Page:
With that said, the lifespan of the Robin does mean that it could easily stay in your garden for years. Of course, it all depends on how well it survives the winter and defends the territory from other individuals. Young robins that survive into adulthood can thrive for many years, and the record currently stands at 19 based on data from a ringed bird.

The Nesting Habits Of Robins

The breeding season, from courtship until separation, can be quite long. The birds will come together on territories in January to pair up. Males and females may re-establish old bonds from the previous season, or females may go elsewhere if they encounter a male with a better territory and prospects. Then won’t start to breed in a suitable nesting site until much later, when it is warmer and food is in better supply.

Where Do Robins Tend To Nest?

One thing you may notice about Robins during the breeding season is that they aren’t fussy about where they nest. There are many great natural places for Robins to nest, from crevices around tree roots to log piles and hedges. These may not seem that safe so close to the ground, but they are also easy to walk past.

There are also many cases of Robins using man-made places for their nests. This could be an abandoned building or a piece of machinery. There are also stories of people leaving their boots and hoodies in a shed over the winter and finding nests in them that spring. It is another way that we create that stronger tie with this little bird.

Robins Have Strong Parental Instincts During This Time

It isn’t uncommon for Robins to try for a third brood at the end of the season and be successful. Some may even go for a fourth if the season is long and food is plentiful. The more chicks they raise, the more of their genes there are in the next generation. This can also lead to an overlap where the birds are multitasking. For example, the female may incubate clutch number three while the male feeds the second brood.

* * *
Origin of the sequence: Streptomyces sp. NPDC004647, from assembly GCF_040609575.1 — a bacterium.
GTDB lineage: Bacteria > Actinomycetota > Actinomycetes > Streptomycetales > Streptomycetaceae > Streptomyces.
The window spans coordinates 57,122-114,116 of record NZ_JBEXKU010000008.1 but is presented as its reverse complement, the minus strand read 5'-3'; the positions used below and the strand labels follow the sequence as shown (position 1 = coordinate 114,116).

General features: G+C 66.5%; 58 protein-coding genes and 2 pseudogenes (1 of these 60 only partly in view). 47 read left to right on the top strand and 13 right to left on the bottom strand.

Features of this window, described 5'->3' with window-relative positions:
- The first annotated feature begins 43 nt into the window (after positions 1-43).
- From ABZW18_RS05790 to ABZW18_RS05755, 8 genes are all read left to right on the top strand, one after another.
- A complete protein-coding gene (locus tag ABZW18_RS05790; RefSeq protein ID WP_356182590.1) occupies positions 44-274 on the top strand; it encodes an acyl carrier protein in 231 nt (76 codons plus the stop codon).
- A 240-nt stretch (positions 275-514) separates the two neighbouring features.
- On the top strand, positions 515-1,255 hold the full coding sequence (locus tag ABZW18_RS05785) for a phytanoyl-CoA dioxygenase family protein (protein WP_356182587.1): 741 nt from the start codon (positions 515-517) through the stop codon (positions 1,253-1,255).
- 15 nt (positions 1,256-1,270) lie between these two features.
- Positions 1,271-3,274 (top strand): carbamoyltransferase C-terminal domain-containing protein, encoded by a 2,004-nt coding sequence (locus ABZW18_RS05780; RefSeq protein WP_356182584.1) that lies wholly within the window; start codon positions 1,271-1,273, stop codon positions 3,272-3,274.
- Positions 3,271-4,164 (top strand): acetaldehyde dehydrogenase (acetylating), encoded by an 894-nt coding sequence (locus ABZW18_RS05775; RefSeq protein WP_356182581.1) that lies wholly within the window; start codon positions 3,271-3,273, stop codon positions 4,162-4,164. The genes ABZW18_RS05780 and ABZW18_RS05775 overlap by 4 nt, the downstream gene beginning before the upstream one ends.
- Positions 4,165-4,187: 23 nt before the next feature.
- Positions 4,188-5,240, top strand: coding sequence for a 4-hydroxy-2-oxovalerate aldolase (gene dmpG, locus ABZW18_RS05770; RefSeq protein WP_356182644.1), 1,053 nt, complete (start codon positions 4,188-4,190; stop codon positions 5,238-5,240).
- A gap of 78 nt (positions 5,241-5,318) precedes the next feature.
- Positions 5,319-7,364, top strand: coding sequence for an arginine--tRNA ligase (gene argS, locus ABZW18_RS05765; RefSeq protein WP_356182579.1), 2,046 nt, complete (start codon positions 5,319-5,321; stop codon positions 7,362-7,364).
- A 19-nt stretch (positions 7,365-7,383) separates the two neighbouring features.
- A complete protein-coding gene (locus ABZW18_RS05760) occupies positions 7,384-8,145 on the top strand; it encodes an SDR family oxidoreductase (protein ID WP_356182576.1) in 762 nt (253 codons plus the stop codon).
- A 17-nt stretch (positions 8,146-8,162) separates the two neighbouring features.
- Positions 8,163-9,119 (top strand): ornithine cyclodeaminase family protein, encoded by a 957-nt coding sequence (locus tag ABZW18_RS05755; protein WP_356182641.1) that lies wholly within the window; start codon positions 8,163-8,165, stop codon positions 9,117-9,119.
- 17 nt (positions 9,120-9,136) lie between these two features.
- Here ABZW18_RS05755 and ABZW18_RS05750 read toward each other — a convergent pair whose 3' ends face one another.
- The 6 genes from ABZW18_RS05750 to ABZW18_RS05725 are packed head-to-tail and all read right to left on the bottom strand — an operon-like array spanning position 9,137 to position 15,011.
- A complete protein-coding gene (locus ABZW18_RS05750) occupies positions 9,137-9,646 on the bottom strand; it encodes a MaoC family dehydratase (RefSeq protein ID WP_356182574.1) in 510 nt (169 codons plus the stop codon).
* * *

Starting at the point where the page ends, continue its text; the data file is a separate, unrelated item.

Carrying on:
There are even cases of robins helping to feed the chicks of other species. It seems that the instinct to feed when they see a gape of a fledgling is just that strong. So, your local Blackbird and Song Thrush families may have benefited from childcare services via your Robin friend.

Make Friends With Robins In Your Garden And They May Come Back

Think about all this the next time your Robin friend comes to say hello as you dig the garden. There is a lot to appreciate about their efforts and their help removing pests. Therefore, it is even more important that we take the time to provide suitable nesting sites and supplemental feeding all year long. Nurture those relationships and you will get a lot more out of them.

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I'm Wayne. For many years, I have been a fan of feeding the birds in my back garden and often asked myself questions about what I was seeing. This prompted me to research things further and I have continued to do so ever since. This is the site where I share everything I have learned.